Tuesday, 23 February 2010
Moody Weather Gods
(Storm on the Boulevard of Eftalou)
When we want to know what weather is awaiting us we look at the weather forecast on television or the internet. We have learned so much about the weather that we can predict what wind will be blowing from which direction, or no wind at all, how warm or cold it will be and if we are going to be bothered by rain or snow.
In the days before we were able to predict the weather we thought it was the gods who were responsible for it, and that they alone scattered rains or released storms upon us. So when we wanted a little sunshine or some refreshing winds, we had to pray to them. And when the gods were impressed by our prayers, we were rewarded.
In the Odyssey Homer tells how Odysseus and his travel companions arrived at the floating island of the God of the Winds Aeolus. Aeolus was the son of the God of the Sea Poseidon and he entertained Odysseus for several weeks. They had such a nice time together, that when leaving, Aeolus let the West wind blow Odysseus home, but he also gave him a bag containing the winds that blew from other directions. The companions of Odysseus did not know what was in the bag. They thought that it could be a treasure and when they were nearly home they became so curious that they opened the bag. The opposing winds all flew out of the bag and chased the West wind away - and that is how Odysseus and his men were once again blown far from their home, the search for which had to start over.
The Roman poet Virgil also used Aeolus in his famous epic Aeneid about the Trojan hero Aeneas. At the beginning of the story Aeolus released all the winds in a fury that made such big storms Aeneas, escaping from Troy, got lost and was sent around the known world before he settled near Rome, and according to Virgil founded the Roman empire.
Aeolus kept the gods of the wind on his island and ruled over the world with the power of their temper. His four big gods were called the Anemoi. Boreas was the god of the North wind, Notus blew from the South, Eurus the East and Zephirus the West. And there were also some minor winds like Kaikias for the north east wind, Apeliotis for the south east, Skiron for the north west and Livas for the south west wind.
Zephyros is said to be the kindest wind because he brings the spring. He is also partly responsible for the creation of one of the most beautiful spring flowers: the hyacinth. There used to be a Spartan prince named Hyacinth. Zephyrus fell in love with this beautiful young man but the god Apollo also made a pass at Hyancinth. When Zephyrus came across Hyancinth and Apollo playing with a discus, he became so jealous that he released the wind that made the discus change its direction and hit Hyancinth in the head. The beautiful young man died and Apollo was stricken with grief. From the blood of Hyacinth he created the fine smelling spring flower with the same name.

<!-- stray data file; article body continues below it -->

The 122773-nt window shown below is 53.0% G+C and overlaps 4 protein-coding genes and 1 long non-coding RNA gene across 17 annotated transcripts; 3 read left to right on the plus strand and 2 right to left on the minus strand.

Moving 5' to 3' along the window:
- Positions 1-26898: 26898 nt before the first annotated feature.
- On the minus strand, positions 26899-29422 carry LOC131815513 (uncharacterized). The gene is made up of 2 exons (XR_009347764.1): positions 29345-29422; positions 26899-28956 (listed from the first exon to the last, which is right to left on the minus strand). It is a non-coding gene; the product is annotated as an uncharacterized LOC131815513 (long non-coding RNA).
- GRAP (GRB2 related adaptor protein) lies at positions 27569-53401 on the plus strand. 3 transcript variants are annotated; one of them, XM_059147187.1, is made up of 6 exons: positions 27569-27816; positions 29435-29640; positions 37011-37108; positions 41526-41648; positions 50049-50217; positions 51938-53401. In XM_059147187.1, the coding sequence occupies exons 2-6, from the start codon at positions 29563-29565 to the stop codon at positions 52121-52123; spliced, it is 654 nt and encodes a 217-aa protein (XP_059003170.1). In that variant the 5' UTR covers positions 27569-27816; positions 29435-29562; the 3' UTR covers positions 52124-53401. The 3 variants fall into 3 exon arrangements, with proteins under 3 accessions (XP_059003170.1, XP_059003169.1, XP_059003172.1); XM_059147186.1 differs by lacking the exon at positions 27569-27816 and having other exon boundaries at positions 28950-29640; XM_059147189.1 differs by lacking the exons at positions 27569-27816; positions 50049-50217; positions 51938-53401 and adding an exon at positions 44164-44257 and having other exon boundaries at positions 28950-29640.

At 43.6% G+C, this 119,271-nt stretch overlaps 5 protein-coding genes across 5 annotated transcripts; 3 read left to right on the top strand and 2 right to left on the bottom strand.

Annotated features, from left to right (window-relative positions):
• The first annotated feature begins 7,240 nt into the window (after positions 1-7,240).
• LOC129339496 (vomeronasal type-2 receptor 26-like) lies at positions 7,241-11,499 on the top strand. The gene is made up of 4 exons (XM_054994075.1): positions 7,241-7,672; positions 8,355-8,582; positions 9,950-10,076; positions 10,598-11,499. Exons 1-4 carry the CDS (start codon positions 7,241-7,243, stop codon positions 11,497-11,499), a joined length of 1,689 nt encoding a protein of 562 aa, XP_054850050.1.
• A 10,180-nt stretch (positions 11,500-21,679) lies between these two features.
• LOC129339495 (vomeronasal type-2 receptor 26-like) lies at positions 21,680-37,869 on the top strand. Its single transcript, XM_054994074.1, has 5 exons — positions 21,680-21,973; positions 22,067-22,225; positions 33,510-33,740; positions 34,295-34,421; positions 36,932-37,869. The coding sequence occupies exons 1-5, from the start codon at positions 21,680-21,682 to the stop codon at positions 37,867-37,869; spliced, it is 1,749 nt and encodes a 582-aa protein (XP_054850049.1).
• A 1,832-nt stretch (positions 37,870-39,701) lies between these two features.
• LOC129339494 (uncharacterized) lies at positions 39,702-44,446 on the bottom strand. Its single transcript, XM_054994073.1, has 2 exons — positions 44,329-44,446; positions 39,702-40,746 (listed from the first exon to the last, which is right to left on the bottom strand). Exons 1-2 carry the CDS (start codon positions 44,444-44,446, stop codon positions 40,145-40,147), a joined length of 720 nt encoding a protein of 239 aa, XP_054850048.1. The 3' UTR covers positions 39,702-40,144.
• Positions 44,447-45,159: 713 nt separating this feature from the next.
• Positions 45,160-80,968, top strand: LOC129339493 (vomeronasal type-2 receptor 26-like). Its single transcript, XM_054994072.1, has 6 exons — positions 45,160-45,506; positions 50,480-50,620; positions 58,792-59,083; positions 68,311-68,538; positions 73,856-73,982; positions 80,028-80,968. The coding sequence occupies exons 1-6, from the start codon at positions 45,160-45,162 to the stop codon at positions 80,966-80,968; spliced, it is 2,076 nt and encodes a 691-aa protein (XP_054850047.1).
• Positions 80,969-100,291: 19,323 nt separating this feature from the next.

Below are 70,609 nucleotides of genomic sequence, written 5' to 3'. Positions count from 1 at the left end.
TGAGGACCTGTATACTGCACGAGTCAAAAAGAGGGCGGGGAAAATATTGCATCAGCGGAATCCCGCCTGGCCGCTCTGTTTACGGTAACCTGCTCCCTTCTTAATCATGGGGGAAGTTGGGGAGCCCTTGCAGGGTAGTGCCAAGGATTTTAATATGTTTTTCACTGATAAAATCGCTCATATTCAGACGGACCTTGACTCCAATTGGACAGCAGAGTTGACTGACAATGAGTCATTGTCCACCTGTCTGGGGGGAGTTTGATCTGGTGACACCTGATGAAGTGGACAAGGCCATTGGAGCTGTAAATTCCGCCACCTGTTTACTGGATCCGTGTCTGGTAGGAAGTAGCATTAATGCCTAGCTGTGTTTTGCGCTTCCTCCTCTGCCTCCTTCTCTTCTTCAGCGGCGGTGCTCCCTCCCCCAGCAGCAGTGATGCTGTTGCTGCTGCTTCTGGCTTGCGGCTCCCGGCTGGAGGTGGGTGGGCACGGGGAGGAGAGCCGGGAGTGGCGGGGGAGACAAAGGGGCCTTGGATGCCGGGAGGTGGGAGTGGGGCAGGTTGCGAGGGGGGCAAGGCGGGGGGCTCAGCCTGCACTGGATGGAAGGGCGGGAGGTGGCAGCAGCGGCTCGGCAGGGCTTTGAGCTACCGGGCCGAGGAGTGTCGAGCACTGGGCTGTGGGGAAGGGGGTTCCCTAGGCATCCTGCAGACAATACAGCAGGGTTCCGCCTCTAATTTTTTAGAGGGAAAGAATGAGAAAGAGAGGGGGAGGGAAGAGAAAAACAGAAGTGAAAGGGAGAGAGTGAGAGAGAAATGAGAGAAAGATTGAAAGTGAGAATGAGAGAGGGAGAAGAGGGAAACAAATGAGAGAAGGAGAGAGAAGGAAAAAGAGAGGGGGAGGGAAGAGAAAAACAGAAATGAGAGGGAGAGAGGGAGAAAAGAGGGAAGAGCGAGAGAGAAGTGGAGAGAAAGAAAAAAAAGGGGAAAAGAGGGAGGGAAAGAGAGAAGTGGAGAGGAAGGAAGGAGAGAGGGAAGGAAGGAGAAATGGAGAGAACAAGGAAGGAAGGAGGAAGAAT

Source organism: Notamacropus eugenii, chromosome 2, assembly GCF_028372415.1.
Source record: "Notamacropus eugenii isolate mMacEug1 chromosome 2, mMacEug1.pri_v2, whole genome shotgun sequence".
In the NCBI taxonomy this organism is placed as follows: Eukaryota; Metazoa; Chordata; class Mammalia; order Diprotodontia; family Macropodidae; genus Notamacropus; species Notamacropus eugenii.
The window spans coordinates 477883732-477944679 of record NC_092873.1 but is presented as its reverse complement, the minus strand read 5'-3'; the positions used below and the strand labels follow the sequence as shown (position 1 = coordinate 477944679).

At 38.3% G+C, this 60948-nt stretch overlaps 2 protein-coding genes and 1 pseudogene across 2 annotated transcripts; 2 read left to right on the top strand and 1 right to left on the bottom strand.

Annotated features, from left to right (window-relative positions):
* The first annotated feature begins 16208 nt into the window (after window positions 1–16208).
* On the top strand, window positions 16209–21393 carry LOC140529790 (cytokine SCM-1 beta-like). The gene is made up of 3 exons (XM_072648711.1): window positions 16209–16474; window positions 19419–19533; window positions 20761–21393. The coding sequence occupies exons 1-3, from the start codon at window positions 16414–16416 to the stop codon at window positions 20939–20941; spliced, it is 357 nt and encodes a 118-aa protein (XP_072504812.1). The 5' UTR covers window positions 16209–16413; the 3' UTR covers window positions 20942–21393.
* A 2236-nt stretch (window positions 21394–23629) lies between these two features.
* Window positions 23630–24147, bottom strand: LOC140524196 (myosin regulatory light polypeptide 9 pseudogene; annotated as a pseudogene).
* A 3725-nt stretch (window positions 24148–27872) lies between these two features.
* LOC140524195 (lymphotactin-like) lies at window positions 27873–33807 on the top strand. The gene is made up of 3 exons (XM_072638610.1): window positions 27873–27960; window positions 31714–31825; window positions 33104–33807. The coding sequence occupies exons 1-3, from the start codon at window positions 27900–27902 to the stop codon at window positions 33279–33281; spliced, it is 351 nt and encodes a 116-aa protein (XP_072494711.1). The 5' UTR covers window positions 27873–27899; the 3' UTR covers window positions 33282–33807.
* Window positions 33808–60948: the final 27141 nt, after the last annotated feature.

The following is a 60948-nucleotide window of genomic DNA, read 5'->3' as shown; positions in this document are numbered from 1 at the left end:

Boreas and Notus however stand for the most evil weather. Boreas brings cold and snow in winter and Notus brings rain.
It could be that Boreas was in bed with the infamous Mexican flu this winter because he came here only a few times, so it was Notus who ruled in recent months, and plagued the island with storms and rain. And he was not alone in enjoying himself. Zephyrus also attended the party, as did Livas, god of the south west wind.
However the big storms and all the rains we experienced did not feel like Zephirus was trying to bring spring to the island. But maybe at the end of winter during those bacchanals Zephyrus and Notus got into a fight, and I bet the seldom seen Livas, who made the sea and the quays so unsafe with his big and long waves, took the side of Notus.
For the umpteenth time this winter people have had to turn their cars away from the Eftalou Boulevard, too afraid to continue because mighty waves enthusiastically thrash over the street, make the already damaged road much worse. Notus has brought some nice warm temperatures of about 20oC already and Zephyrus has tried to foster spring by opening oceans of anemones, the first orchids, daffodils and other spring flowers. But like a schizophrenic god, Notus then tries to undo the benevolence of spring weather with more nasty storms.
I have been wondering how the frail petals of the almond blossoms will survive the storms. When you hear such a thundering gust of wind coming, you feel sure it will denude the tree of all its flowers in one blow. But no, the almond blossoms continue to open their beautiful flowers and dance happily even in the strongest wind. Maybe they are glad that it is not Boreas, who surely would have killed them all with his cold blasts.
Notus did show us his bad temper this winter, and even though Livas is still partying, spring does seem to have arrived on the island. The sun shines as a mighty arbiter over the turmoil of the winds of Lesvos, and I am sure she will eventually chase away the miscreants. Zephyrus may have finally won the battle and brought spring on, but this year he made us pay a high price.
(With thanks to Tony Barrell)
@ Smitaki 2010